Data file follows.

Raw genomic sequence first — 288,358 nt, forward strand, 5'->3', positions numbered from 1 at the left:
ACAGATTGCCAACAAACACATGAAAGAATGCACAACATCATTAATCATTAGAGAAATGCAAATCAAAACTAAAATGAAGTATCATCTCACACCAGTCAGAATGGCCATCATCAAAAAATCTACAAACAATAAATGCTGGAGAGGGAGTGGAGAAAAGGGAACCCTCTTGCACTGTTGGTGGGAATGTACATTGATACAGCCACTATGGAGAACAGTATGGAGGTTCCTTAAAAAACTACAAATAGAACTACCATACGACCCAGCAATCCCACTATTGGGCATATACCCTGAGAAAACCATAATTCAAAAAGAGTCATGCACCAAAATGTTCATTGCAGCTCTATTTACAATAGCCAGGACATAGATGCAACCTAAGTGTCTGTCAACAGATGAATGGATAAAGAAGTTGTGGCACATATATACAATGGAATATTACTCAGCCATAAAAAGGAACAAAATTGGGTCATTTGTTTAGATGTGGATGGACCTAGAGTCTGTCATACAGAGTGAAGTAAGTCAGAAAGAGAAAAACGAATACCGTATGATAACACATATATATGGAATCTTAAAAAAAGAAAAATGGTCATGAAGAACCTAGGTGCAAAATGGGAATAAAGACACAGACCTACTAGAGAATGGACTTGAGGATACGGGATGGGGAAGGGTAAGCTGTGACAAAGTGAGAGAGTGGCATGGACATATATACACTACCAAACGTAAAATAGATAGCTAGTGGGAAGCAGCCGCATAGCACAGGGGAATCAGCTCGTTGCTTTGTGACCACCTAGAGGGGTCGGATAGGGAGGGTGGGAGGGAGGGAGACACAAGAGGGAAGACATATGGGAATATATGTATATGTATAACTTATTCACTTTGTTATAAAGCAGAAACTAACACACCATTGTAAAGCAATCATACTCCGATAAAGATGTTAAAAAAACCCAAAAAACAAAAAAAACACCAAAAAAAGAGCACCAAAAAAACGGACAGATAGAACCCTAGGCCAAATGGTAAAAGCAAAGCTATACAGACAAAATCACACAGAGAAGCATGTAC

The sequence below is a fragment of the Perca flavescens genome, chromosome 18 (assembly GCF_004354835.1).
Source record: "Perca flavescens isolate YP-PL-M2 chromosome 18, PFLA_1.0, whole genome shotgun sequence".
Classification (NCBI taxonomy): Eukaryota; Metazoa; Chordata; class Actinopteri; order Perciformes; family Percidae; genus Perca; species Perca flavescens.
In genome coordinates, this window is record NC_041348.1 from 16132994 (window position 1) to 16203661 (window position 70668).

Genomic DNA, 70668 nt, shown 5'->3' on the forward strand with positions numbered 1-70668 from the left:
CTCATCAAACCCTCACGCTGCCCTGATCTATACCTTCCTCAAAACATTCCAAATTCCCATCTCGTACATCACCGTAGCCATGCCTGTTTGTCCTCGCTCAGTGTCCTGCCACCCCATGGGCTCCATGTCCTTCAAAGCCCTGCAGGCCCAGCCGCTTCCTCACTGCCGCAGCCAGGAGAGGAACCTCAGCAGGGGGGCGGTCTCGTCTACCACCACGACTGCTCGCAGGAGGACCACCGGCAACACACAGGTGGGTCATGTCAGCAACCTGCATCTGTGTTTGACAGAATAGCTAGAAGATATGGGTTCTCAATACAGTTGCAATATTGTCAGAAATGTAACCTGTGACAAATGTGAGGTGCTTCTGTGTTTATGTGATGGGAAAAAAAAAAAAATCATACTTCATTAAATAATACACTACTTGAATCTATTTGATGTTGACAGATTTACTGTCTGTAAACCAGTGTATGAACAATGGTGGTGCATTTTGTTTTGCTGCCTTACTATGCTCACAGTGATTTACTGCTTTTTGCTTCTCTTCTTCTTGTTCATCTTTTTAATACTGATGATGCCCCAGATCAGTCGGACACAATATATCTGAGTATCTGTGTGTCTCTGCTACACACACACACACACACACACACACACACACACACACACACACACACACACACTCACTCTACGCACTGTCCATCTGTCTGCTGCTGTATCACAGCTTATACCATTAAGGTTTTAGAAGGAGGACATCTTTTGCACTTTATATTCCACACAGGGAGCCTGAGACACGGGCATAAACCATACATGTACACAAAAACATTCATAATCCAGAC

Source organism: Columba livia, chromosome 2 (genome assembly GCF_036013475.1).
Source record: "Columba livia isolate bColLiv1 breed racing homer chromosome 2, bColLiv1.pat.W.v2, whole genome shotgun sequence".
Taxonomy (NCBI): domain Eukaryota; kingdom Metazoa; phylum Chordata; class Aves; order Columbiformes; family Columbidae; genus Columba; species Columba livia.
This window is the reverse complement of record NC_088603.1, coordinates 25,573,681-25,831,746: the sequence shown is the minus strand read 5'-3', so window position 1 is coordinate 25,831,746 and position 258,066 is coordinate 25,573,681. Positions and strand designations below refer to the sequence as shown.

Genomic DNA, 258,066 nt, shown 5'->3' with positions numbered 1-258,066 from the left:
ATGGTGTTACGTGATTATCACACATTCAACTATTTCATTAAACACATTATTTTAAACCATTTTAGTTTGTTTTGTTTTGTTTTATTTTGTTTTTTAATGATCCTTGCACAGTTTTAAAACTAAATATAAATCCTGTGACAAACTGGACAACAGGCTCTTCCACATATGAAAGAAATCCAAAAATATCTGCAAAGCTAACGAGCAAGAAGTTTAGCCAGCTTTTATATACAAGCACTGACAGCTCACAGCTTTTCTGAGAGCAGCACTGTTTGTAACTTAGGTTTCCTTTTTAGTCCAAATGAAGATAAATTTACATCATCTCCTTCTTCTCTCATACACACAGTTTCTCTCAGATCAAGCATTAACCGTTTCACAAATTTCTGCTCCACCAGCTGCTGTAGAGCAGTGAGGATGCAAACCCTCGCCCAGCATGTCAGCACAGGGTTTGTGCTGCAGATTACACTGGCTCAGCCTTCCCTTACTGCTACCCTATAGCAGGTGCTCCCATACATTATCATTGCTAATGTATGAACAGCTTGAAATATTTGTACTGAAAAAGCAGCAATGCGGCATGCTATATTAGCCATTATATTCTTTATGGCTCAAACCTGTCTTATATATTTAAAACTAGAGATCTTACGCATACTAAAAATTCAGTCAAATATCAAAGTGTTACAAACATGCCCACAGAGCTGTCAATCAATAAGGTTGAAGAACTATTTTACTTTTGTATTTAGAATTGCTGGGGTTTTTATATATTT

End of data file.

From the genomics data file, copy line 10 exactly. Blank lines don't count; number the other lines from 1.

Source record: "Columba livia isolate bColLiv1 breed racing homer chromosome 2, bColLiv1.pat.W.v2, whole genome shotgun sequence".